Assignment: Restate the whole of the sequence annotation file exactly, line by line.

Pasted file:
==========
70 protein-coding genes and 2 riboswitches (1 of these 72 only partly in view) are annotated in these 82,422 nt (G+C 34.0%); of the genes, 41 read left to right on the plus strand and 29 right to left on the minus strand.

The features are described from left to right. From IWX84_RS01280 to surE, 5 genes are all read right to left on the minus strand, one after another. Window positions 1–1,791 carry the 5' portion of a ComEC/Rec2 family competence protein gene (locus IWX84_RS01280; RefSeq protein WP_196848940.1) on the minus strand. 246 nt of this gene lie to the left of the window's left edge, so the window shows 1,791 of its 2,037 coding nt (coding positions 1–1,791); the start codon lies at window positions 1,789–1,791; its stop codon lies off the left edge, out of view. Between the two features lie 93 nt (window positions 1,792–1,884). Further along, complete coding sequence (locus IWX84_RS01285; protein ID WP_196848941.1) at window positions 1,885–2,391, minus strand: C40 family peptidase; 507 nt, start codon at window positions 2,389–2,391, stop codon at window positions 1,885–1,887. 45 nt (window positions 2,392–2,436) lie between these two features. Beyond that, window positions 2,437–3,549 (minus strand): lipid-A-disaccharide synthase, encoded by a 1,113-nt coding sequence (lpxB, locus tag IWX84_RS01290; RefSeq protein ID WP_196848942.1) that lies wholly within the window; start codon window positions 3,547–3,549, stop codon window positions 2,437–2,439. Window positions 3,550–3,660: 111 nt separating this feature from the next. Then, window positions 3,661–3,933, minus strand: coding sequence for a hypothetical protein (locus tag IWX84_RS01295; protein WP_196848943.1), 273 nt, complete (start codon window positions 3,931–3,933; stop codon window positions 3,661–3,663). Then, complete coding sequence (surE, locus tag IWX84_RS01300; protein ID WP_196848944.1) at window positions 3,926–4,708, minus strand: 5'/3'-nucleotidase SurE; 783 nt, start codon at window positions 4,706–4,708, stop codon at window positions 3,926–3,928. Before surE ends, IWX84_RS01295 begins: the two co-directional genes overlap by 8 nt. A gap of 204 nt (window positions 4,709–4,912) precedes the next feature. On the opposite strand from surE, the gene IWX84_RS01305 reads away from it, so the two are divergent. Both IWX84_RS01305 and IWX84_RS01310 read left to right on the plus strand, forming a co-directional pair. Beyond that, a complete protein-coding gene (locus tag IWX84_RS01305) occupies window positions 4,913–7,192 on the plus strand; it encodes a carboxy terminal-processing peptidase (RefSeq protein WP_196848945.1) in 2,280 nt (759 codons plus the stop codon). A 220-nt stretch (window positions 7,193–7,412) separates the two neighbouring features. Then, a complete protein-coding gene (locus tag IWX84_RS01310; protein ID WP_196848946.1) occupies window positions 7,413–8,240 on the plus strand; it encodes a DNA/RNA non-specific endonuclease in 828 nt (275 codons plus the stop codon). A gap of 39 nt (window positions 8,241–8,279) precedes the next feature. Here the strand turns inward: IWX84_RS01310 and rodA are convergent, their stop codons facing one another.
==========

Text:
70 protein-coding genes and 2 riboswitches (1 of these 72 only partly in view) are annotated in these 82,422 nt (G+C 34.0%); of the genes, 41 read left to right on the plus strand and 29 right to left on the minus strand.

The features are described from left to right. From IWX84_RS01280 to surE, 5 genes are all read right to left on the minus strand, one after another. Window positions 1–1,791 carry the 5' portion of a ComEC/Rec2 family competence protein gene (locus IWX84_RS01280; RefSeq protein WP_196848940.1) on the minus strand. 246 nt of this gene lie to the left of the window's left edge, so the window shows 1,791 of its 2,037 coding nt (coding positions 1–1,791); the start codon lies at window positions 1,789–1,791; its stop codon lies off the left edge, out of view. Between the two features lie 93 nt (window positions 1,792–1,884). Further along, complete coding sequence (locus IWX84_RS01285; protein ID WP_196848941.1) at window positions 1,885–2,391, minus strand: C40 family peptidase; 507 nt, start codon at window positions 2,389–2,391, stop codon at window positions 1,885–1,887. 45 nt (window positions 2,392–2,436) lie between these two features. Beyond that, window positions 2,437–3,549 (minus strand): lipid-A-disaccharide synthase, encoded by a 1,113-nt coding sequence (lpxB, locus tag IWX84_RS01290; RefSeq protein ID WP_196848942.1) that lies wholly within the window; start codon window positions 3,547–3,549, stop codon window positions 2,437–2,439. Window positions 3,550–3,660: 111 nt separating this feature from the next. Then, window positions 3,661–3,933, minus strand: coding sequence for a hypothetical protein (locus tag IWX84_RS01295; protein WP_196848943.1), 273 nt, complete (start codon window positions 3,931–3,933; stop codon window positions 3,661–3,663). Then, complete coding sequence (surE, locus tag IWX84_RS01300; protein ID WP_196848944.1) at window positions 3,926–4,708, minus strand: 5'/3'-nucleotidase SurE; 783 nt, start codon at window positions 4,706–4,708, stop codon at window positions 3,926–3,928. Before surE ends, IWX84_RS01295 begins: the two co-directional genes overlap by 8 nt. A gap of 204 nt (window positions 4,709–4,912) precedes the next feature. On the opposite strand from surE, the gene IWX84_RS01305 reads away from it, so the two are divergent. Both IWX84_RS01305 and IWX84_RS01310 read left to right on the plus strand, forming a co-directional pair. Beyond that, a complete protein-coding gene (locus tag IWX84_RS01305) occupies window positions 4,913–7,192 on the plus strand; it encodes a carboxy terminal-processing peptidase (RefSeq protein WP_196848945.1) in 2,280 nt (759 codons plus the stop codon). A 220-nt stretch (window positions 7,193–7,412) separates the two neighbouring features. Then, a complete protein-coding gene (locus tag IWX84_RS01310; protein ID WP_196848946.1) occupies window positions 7,413–8,240 on the plus strand; it encodes a DNA/RNA non-specific endonuclease in 828 nt (275 codons plus the stop codon). A gap of 39 nt (window positions 8,241–8,279) precedes the next feature. Here the strand turns inward: IWX84_RS01310 and rodA are convergent, their stop codons facing one another.